Chapter 3 W4 Class

3.1 Options

Do you know what kind of option they are?


First: Long Call; Second: Short Put


  1. A call is an option to buy
  2. A put is an option to sell
  3. European option: Exercisable only at expiration
  4. American option: Exercisable at any time

3.1.1 Option positions

  1. Long Call
  2. Long Put
  3. Short Call
  4. Short Put

3.1.2 Specification of Options

  1. Expiration Date
  2. Strike Price X
  3. E or A
  4. C or P

3.1.3 Moneyness:

  • At-the-money
  • In-the-money
  • Out-of-the money option
\(c\): European call option price \(C\) American call option price
\(p\): European put option price \(P\) American put option price
\(S_0\): Stock Price today \(S_T\) Stock price at option maturity
\(K\): Strike price \(D\) PV of dividends during option’s life
\(T\): Life of option \(r\) risk-free rate for maturity T with cts compounding
\(\sigma\): Volatility of stock

3.1.4 Stock Split

Suppose you own options with a strike price of K to buy (or sell) N shares: - No adjustments are made to the option terms for cash dividends - When there is an n-for-m stock split, - the strike price is reduced to mK/n - the no. of shares that can be bought (or sold) is increased to nN/m - Stock dividends are handled in a manner similar to stock splits

3.1.5 Market Makers

  • Most exchanges use market makers to facilitate options trading
  • A market maker quotes both bid and ask prices when requested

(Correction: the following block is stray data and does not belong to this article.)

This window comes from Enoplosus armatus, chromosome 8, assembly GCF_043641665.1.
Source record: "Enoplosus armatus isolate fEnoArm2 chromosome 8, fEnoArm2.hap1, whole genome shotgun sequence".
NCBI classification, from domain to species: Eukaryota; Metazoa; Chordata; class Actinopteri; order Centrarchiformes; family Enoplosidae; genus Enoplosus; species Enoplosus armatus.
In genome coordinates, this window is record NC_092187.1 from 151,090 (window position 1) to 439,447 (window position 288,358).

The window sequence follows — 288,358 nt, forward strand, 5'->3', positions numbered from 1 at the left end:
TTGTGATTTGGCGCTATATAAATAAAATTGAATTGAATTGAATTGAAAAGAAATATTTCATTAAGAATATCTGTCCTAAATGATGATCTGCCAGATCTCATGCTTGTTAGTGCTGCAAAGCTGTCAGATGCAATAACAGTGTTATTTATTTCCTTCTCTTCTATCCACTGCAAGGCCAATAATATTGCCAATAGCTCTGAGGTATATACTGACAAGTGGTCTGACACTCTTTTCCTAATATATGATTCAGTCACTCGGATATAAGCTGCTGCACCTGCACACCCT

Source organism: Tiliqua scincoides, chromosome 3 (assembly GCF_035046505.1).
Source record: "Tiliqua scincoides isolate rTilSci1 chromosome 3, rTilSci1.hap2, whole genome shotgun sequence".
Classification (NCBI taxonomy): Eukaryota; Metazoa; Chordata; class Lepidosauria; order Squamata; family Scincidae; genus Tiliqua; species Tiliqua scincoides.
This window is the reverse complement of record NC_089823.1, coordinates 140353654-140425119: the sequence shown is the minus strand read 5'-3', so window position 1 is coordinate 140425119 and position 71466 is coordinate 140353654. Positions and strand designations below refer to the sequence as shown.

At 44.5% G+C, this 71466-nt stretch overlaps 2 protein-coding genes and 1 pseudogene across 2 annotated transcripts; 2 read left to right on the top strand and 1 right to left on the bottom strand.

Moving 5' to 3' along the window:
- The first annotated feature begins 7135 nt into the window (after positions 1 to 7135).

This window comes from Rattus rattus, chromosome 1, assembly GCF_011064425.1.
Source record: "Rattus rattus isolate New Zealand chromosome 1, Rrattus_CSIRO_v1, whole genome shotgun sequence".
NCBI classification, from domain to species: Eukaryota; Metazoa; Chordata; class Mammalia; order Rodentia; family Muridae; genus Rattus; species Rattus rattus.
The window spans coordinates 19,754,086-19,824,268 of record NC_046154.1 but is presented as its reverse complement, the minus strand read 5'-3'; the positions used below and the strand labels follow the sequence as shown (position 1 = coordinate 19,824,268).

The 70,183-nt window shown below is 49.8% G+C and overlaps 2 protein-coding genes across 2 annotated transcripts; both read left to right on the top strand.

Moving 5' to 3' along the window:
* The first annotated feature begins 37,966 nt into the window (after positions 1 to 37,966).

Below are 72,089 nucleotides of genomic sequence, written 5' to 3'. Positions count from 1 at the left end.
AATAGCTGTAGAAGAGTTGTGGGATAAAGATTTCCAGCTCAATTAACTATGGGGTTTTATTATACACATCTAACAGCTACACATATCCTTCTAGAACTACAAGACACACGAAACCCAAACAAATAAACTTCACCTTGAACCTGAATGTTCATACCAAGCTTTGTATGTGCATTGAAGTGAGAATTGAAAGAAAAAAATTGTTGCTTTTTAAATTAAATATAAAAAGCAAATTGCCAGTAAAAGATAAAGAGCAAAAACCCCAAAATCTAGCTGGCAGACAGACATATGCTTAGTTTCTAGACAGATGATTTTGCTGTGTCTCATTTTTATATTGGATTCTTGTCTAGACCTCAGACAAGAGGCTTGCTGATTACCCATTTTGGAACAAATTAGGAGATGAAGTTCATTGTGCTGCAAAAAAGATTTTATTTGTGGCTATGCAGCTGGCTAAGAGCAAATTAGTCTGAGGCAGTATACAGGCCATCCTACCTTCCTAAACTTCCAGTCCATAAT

• The market maker does not know whether the individual requesting the quotes wants to buy or sell ### Margin
  • Margin is required when options are sold (Example:A total of 100% of the proceeds of the sale plus 10% of the underlying share price (call) or exercise price (put))

3.1.6 Other information

  • Warrants: options that are issued by a corporation or a financial institution
  • Employee stock options: Employee stock options are a form of remuneration issued by a company to its executives

3.1.7 Effect of Variables on Option Pricing

Var c p C P
\[ S_0 \] + - + -
\[ K \] - + - +
\[ T \] ?? ?? + +
\[ \sigma \] + + + +
\[ r \] + - + -
\[ D \] - + - +


  • Keep other things unchanged, a higher S0 will be more likely to pass K, thus it’ll be price higher. Other logics follow

  • T for European options are murky. Since it’s exercisable only at a certain date, you never know what happens closer or on that date. The story is totally different in American options.

3.1.8 Option Bounds

  • An American option is worth at least as much as the corresponding European option C>=c; P>=p
Case Eur opean call Eur opean put Ame rican Put-call Parity
Basic c>=m ax(So - Xe ^(-r T),0) p> =max( Xe^( -rT)- So,0) S0 - X < C - P < S0 - Xe^ (-rT) c + Xe^(-rT) = p + S0
Discrete Dividend c ≥ m ax(S0 -D-Xe ^(-r T),0) p ≥ m ax(D+ Xe^( -rT)- S0,0) S0 - D - X < C - P < S0 - Xe^( –rT) c + D + Xe^(-rT) = p + S0
Dividend Yield c ≥ max( S0e^ (-qT) - Xe^( -rT), 0) p ≥ max (Xe^ (-rT) – S 0e^( -qT), 0) - c+ X e^(-rT)=p + S0e^(-qT)
Futures Options c ≥ m ax((F 0-X)e ^(-r T),0) p ≥ m ax((X -F0)e ^(-r T),0)

^(-rT )-X< C-P < F0- Xe^( -rT) 

C ≥F0-X and P ≥X-F0

c+ X e^(-rT)=p + F0e^(-rT)

3.2 Option trading strategies